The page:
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Helmerich & Payne International Drilling operates oil drilling rigs located in south Kern County on an Occidental Petroleum leasehold.

One of the drilling rigs operated by H&P was called Oil Rig 261. The night shift crew for Oil Rig 261 included defendant Luis Mooney, a floorhand, and Mark Stewart, a motorman. Ruben Ibarra was the crew’s driller and, therefore, the supervisor of Mooney, Stewart and other members of the crew. Ibarra and Stewart did not live in the area and stayed at the Best Western Hotel.

Mooney lived in Bakersfield and provided Ibarra and Stewart with rides to and from the drill site in his personal vehicle, a Ford F250 pickup. Mooney testified that he had given Ibarra a ride at least 50 times. Ibarra testified that he believed he had ridden with Mooney a few dozen times before the accident. Mooney’s route from his home to the jobsite took him by the hotel. As pointed out by plaintiff, Mooney’s route changed when he gave rides because he would have to turn off of Stockdale Highway and into the parking lot of the hotel to pick up or drop off his passengers. This slight change in route is not relevant in this case. Mooney would have traveled by the accident site on his way to and from work regardless of whether he was providing crew members with a ride to or from the hotel.

On December 12, 2011, after the end of their shift, Mooney was returning home and giving Ibarra and Stewart a ride to the hotel. Mooney also had driven Ibarra and Stewart to work the previous afternoon. At approximately 6:30 a.m., about 13 miles from Oil Rig 261, Mooney’s pickup collided with a Chevrolet 2500 pickup driven by plaintiff Brent Pierson. Mooney crossed the double yellow line and into the lane of oncoming traffic.

Pierson and his wife filed a personal injury action against Mooney, and later added H&P as a defendant. Travelers Property Casualty Company of America, the worker’s compensation insurer for Pierson’s employer, intervened in this lawsuit.

H&P filed a motion for summary judgment against Pierson and Travelers. The motion asserted that the incident occurred when Mooney was driving home from work and did not occur while he was in the course or scope of his employment with H&P. Pierson opposed this motion and filed his own motion for summary adjudication on the scope of employment issue. The trial court granted summary judgment for H&P, concluding as a matter of law that the going and coming rule applied and, therefore, Mooney’s operation of his vehicle at the time of the accident was not within the scope of his employment. Subsequently, a judgment was entered and Pierson filed an appeal. The Court of Appeal affirmed the dismissal of H&P in the published case of Pierson v Helmerich & Payne International Drilling.

The doctrine of respondeat superior holds an employer liable for torts of its employees committed within the scope of their employment. Thus, a plaintiff suing an employer under the doctrine must prove that the tort was committed within the scope of employment.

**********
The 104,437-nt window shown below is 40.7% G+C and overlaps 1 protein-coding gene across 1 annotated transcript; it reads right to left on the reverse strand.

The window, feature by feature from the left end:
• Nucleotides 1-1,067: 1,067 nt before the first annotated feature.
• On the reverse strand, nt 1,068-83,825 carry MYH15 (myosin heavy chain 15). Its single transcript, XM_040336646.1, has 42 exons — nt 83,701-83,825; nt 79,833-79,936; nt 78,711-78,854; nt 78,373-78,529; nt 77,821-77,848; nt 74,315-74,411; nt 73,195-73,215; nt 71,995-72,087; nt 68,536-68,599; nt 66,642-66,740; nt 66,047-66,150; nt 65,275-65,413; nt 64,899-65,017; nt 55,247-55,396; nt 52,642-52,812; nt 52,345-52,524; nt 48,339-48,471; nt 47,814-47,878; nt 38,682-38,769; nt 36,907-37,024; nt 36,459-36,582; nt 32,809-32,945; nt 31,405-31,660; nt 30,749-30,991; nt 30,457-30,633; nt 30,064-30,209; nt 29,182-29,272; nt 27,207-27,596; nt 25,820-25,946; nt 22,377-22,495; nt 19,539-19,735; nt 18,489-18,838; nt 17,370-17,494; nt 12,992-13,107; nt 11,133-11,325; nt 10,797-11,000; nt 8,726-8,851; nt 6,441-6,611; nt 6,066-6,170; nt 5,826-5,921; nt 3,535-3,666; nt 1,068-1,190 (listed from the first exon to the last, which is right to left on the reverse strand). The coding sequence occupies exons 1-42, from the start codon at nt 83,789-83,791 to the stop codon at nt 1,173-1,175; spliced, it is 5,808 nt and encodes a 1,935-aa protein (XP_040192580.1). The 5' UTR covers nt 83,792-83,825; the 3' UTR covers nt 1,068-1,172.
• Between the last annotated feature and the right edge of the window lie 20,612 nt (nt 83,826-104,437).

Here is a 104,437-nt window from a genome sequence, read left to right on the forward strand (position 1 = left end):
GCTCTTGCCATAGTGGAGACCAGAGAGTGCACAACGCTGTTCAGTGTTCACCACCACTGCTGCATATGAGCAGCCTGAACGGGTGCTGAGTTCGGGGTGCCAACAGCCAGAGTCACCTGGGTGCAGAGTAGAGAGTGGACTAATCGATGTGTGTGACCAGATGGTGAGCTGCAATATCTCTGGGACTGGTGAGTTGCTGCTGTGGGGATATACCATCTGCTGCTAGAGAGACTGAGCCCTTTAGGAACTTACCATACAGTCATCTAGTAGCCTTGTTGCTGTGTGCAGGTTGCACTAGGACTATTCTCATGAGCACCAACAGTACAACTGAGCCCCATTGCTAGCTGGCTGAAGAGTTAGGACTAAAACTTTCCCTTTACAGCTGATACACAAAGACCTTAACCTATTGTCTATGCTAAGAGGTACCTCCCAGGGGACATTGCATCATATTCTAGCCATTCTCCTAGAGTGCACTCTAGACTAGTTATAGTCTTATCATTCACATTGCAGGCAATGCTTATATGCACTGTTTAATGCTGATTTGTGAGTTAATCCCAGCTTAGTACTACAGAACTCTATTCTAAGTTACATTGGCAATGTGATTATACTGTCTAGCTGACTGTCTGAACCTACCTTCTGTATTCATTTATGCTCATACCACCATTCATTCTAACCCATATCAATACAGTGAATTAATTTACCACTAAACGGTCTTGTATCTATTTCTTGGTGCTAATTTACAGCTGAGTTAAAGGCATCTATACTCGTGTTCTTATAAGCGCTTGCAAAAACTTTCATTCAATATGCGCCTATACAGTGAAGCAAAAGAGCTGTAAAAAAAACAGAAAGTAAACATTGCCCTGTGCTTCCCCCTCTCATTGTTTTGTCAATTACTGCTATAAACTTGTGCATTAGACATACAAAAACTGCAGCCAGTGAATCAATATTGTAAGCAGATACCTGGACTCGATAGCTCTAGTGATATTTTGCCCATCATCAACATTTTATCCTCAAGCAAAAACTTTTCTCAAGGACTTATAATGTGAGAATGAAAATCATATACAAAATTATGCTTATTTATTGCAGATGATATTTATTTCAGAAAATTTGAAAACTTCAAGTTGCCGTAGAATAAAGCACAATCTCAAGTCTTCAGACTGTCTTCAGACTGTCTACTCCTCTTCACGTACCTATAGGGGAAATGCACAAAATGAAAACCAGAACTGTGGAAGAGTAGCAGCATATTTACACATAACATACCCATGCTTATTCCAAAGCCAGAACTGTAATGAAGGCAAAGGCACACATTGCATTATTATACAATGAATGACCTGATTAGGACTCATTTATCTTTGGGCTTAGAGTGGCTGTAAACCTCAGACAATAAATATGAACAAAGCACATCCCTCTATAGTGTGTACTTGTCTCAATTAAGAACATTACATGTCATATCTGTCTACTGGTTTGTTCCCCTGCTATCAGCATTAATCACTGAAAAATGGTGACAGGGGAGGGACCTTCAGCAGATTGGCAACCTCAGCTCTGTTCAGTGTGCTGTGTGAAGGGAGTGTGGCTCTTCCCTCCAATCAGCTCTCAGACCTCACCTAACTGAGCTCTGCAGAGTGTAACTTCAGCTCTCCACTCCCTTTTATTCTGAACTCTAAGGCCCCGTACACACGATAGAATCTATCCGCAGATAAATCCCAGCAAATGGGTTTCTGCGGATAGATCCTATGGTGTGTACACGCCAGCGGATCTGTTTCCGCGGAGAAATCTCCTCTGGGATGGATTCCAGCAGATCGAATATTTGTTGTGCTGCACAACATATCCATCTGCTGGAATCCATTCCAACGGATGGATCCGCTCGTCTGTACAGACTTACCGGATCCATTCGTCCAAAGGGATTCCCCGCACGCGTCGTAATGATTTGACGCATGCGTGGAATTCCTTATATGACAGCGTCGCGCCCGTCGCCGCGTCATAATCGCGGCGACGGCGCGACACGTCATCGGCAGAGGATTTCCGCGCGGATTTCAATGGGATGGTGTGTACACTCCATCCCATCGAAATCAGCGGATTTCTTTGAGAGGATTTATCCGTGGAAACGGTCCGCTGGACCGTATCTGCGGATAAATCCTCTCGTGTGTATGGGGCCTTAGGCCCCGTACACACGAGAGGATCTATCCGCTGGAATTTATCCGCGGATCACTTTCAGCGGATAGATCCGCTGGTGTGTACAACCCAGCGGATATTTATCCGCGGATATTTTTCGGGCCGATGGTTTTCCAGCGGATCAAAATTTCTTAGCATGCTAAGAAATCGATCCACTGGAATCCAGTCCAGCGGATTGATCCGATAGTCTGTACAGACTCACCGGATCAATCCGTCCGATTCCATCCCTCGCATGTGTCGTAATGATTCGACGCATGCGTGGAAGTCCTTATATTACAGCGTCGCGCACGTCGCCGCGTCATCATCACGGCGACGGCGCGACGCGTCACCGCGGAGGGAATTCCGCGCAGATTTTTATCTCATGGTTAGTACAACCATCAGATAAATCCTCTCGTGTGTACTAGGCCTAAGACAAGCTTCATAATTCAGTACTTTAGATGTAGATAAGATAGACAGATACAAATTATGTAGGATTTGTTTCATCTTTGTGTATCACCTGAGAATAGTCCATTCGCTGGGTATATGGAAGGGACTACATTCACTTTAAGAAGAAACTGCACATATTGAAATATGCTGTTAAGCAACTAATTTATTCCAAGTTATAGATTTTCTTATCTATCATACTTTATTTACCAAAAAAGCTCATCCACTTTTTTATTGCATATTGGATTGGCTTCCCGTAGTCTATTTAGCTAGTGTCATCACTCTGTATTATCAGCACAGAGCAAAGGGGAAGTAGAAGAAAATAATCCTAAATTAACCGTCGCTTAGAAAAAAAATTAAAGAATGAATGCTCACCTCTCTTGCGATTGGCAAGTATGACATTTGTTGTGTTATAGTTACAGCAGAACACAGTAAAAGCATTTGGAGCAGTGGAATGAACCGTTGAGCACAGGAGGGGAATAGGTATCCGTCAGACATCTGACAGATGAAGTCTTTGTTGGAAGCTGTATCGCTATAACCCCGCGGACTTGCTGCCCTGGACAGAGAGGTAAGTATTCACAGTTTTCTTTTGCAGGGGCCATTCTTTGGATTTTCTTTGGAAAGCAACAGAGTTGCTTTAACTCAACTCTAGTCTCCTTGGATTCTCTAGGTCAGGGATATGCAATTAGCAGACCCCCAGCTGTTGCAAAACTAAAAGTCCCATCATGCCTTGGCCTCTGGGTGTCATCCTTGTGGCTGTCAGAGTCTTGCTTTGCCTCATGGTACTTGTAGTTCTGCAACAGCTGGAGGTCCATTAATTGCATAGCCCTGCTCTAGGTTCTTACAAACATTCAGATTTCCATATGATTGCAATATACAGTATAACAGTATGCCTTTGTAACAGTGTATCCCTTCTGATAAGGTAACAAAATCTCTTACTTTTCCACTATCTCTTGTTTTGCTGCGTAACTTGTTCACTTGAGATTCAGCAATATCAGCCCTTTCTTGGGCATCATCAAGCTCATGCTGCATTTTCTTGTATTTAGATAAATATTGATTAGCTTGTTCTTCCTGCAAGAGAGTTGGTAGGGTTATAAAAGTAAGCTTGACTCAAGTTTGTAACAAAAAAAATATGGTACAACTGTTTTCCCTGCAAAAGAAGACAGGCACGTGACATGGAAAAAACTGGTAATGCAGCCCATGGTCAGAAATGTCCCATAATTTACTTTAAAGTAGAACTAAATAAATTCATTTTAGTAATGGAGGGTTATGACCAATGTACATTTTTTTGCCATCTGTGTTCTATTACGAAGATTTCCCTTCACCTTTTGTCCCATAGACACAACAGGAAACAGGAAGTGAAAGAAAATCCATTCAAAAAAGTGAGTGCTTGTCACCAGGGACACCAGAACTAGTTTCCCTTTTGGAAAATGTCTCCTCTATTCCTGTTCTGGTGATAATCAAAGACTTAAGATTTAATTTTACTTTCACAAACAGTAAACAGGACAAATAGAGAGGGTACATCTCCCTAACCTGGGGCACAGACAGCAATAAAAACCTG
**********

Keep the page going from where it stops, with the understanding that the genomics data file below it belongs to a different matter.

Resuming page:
A corollary of the doctrine of respondeat superior is the “going and coming rule,” which states that employees do not act within the scope of employment while going to or coming from the workplace. The rationale for the rule is that the employment relationship is suspended from the time the employee leaves work until he or she returns because an employee ordinarily renders no service to the employer while traveling.

The going and coming rule is used in tort law to determine the scope of employment for purposes of respondeat superior liability and also is used in workers’ compensation law to determine whether an employee injured while traveling to or from work sustained an injury arising out of and in the course of the employment for purposes of Labor Code section 3600.

However the Court of Appeal noted that the coming and going rule applied in tort law to determine the scope of employment is not identical to the rule applied in workers’ compensation law to determine the course of employment. The differences exist because the policy considerations underlying each field of law are different. This view of the going and coming rule is nothing new and has been confirmed by most recent published decisions addressing the going and coming rule.

Secondly, the workers’ compensation cases awarding coverage under an exception to the going and coming rule cannot be categorically excluded as having persuasive force in tort cases involving the same exception and similar facts. The two versions of the rule and its exception are closely related and, as a result of this overlap, courts often cite tort and workers’ compensation cases interchangeably.

Third, workers’ compensation cases awarding coverage do not necessarily provide reliable precedent for tort cases because the version of the rule applied in tort cases is more restrictive.